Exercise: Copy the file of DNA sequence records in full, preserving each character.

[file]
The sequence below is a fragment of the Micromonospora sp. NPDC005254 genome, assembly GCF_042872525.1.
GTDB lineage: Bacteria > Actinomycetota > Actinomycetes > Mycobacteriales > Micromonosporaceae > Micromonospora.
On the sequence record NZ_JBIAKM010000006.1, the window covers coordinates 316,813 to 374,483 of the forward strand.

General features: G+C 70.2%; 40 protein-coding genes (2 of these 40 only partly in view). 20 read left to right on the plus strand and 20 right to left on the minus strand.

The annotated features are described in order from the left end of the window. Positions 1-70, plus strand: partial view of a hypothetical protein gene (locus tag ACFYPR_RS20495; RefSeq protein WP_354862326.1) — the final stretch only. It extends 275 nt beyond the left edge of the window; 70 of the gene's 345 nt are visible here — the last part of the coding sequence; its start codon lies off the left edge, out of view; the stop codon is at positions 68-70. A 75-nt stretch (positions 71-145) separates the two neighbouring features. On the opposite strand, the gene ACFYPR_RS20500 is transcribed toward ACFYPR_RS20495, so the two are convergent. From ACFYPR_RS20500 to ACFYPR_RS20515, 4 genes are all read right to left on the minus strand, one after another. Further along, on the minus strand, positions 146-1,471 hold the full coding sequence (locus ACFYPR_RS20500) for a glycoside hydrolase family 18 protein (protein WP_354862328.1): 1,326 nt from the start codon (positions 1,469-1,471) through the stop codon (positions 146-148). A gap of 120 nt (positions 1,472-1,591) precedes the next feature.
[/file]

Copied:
The sequence below is a fragment of the Micromonospora sp. NPDC005254 genome, assembly GCF_042872525.1.
GTDB lineage: Bacteria > Actinomycetota > Actinomycetes > Mycobacteriales > Micromonosporaceae > Micromonospora.
On the sequence record NZ_JBIAKM010000006.1, the window covers coordinates 316,813 to 374,483 of the forward strand.

General features: G+C 70.2%; 40 protein-coding genes (2 of these 40 only partly in view). 20 read left to right on the plus strand and 20 right to left on the minus strand.

The annotated features are described in order from the left end of the window. Positions 1-70, plus strand: partial view of a hypothetical protein gene (locus tag ACFYPR_RS20495; RefSeq protein WP_354862326.1) — the final stretch only. It extends 275 nt beyond the left edge of the window; 70 of the gene's 345 nt are visible here — the last part of the coding sequence; its start codon lies off the left edge, out of view; the stop codon is at positions 68-70. A 75-nt stretch (positions 71-145) separates the two neighbouring features. On the opposite strand, the gene ACFYPR_RS20500 is transcribed toward ACFYPR_RS20495, so the two are convergent. From ACFYPR_RS20500 to ACFYPR_RS20515, 4 genes are all read right to left on the minus strand, one after another. Further along, on the minus strand, positions 146-1,471 hold the full coding sequence (locus ACFYPR_RS20500) for a glycoside hydrolase family 18 protein (protein WP_354862328.1): 1,326 nt from the start codon (positions 1,469-1,471) through the stop codon (positions 146-148). A gap of 120 nt (positions 1,472-1,591) precedes the next feature.